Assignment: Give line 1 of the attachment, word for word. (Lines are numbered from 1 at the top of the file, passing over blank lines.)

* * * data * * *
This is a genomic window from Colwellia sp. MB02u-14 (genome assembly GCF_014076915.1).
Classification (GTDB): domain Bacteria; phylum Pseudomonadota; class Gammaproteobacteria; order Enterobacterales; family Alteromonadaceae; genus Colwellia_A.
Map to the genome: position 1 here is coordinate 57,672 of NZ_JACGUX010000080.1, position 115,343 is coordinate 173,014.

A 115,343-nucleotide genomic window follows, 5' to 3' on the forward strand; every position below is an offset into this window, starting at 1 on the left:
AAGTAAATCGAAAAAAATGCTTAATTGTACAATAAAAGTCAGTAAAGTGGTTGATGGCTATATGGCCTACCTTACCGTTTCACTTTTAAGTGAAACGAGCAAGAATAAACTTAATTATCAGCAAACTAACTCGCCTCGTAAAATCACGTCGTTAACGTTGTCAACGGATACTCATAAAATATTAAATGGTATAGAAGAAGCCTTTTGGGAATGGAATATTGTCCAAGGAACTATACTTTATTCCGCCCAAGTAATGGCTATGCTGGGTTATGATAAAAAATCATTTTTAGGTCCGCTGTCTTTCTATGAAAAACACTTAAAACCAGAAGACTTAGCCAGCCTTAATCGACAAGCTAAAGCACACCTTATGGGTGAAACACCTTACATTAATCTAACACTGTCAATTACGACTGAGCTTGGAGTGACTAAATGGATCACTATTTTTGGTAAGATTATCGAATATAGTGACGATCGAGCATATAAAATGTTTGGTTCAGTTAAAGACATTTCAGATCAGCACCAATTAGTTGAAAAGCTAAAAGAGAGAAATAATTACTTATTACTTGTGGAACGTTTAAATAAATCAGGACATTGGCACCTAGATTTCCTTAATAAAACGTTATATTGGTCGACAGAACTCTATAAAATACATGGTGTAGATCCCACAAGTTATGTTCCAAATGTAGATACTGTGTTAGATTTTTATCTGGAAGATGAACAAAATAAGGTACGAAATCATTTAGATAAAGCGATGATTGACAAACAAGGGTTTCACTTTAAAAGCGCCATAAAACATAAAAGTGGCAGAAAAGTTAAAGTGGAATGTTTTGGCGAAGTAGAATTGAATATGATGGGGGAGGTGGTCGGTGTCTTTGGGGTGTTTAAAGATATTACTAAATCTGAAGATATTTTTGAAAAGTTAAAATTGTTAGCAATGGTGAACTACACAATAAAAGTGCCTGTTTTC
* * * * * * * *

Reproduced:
This is a genomic window from Colwellia sp. MB02u-14 (genome assembly GCF_014076915.1).